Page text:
by Katie Steedly Curling, PhD, Writer & Guest Blogger for TSF
A writing teacher explained to me after he read my essay, “The Unspeakable Gift,” that the essay was the moment I came out as a woman living with Turner syndrome. It focused on my experience participating in a Turner syndrome study at the National Institutes of Health. He was right. I had been silent about Turner syndrome with everyone but my immediate family and doctors prior to that publication. At 15, my diagnosis was shrouded in fear and denial. I did not want to find out any more about the condition. I wanted to be normal and living with Turner syndrome did not feel normal. At 37, I went public with very intimate details of my health story.
Coming out does not have to be an essay in a magazine. I jumped into the deep end of the disclosure pool. Each person touched by Turner syndrome, or any health issue for that matter, has to come out (or not) in their own way. It is a deeply personal and individual choice. It opens us to questions that may or may not be comfortable or answerable. It means we have to make peace with our bodies enough to find words. It connects us with the community of people who live with chronic conditions. It forces us to break barriers of isolation and shame. Coming out is a tough thing to choose when silence can be a warm safe space to hide.
I have learned a few things about coming out over the years. I have learned that people know very little about genetic disorders. Once I disclose that I have Turner syndrome, I am immediately thrust into information-giving mode about sensitive subjects like infertility and cognitive and social functioning: not necessarily the easiest things to talk about. I have learned that most of my conversations about Turner syndrome are compassionate and caring. They ease my fears of being judged and rejected. In fact, these conversations build trust. The more I talk with others, the easier it gets and the less strange and broken I feel. Ultimately, it is about the value of vulnerability. Courage is found in coming out.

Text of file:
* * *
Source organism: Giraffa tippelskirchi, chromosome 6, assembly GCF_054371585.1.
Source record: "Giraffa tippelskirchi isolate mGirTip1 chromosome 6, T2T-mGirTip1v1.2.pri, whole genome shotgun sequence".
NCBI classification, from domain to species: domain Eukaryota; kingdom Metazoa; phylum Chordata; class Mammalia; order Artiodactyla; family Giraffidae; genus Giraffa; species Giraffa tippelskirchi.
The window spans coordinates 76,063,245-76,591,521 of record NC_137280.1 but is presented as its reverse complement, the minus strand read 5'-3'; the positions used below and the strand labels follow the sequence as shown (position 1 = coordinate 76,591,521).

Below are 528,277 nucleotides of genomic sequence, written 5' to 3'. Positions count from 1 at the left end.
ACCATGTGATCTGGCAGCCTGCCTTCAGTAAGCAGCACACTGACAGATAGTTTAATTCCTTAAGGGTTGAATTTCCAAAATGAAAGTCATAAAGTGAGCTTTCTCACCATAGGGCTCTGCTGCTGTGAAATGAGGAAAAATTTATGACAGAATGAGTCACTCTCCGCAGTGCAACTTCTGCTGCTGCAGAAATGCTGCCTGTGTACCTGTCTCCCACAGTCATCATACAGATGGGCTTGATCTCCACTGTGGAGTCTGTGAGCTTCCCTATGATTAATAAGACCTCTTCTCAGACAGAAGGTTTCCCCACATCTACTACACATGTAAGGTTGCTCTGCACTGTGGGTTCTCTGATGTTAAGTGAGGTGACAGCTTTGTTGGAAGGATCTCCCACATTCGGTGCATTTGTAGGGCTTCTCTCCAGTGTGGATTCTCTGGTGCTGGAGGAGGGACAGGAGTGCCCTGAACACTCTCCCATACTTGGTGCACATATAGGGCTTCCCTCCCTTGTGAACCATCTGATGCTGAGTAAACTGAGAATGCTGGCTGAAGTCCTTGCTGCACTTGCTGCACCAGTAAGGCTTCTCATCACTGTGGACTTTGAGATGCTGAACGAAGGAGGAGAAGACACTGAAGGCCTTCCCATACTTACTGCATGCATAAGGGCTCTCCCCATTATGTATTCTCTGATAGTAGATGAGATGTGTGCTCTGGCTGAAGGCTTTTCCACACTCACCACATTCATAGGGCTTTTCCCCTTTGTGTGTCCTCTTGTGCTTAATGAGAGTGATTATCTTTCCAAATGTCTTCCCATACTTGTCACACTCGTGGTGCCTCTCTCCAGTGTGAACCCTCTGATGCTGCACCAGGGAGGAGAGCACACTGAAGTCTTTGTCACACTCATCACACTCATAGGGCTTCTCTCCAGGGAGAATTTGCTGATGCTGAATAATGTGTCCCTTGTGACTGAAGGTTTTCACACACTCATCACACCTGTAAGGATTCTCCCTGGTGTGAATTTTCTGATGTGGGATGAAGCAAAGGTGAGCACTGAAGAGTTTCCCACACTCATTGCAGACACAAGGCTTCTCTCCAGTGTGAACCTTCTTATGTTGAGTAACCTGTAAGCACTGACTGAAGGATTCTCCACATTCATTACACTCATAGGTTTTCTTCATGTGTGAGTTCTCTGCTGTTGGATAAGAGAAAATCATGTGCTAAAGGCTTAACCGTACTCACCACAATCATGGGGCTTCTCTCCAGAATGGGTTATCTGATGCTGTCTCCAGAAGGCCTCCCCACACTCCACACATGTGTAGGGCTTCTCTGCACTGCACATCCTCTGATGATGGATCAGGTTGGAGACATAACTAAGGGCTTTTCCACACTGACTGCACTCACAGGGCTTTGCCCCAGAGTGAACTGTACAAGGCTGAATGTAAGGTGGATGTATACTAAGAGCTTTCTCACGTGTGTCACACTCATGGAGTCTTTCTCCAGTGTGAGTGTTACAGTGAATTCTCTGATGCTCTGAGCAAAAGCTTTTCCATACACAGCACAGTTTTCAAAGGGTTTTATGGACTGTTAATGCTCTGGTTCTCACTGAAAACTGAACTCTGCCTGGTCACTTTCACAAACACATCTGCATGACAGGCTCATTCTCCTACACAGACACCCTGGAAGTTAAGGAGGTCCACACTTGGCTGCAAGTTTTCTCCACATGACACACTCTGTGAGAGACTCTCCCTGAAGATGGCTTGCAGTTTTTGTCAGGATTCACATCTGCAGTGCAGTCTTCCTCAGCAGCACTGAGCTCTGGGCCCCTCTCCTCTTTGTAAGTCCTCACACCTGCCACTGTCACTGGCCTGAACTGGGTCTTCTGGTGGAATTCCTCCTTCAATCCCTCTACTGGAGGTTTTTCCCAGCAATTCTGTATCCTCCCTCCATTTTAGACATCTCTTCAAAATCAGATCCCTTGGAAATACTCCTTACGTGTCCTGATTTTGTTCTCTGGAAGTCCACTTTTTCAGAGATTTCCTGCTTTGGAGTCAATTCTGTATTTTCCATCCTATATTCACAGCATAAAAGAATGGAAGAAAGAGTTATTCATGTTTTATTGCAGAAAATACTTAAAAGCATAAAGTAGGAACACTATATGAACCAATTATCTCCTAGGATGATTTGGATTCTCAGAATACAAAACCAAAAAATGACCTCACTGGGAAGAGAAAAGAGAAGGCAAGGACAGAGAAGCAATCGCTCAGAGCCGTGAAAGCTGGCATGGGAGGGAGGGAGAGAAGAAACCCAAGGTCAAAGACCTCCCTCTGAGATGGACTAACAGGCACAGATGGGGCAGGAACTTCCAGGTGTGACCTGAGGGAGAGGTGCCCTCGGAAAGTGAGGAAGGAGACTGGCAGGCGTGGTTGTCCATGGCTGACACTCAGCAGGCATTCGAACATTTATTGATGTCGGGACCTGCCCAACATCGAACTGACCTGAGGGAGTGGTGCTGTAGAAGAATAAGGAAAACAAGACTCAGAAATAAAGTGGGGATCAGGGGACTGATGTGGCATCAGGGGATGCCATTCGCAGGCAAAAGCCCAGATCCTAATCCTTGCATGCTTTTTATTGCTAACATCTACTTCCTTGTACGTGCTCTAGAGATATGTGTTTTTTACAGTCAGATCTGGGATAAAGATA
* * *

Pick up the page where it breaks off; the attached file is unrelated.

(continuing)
In retrospect, coming out was one of the hardest and most important things I have ever done. After many years of silence, a weight was lifted from my shoulders. It did as much for my confidence and sense of self-worth as the achievement of life goals because the risk of being seen is as great as the risk of failure. It invited others to get know me, and me to get to know others, in meaningful ways. (I am still working on getting better about inviting others into my story and listening to the stories of others. I suppose that is a lifetime challenge for us all.) Most importantly, it allowed me to begin to see Turner syndrome as a gift that has allowed me to realize my strength, to share hope with others, and to understand difference more deeply than I could ever imagine without Turner syndrome.
Katie’s honesty shows how being open about your diagnosis can lead to a community of support. At TSF, we strive to build a community of shared experience and hope, like in the Star Sisters group.
For parents looking for ways to share a diagnosis with their child, we’ve created the Tina Talks Turner’s children’s book and video. Tina discusses her own TS journey to help young girls make sense of their diagnosis. Start the conversation today for improved health outcomes tomorrow.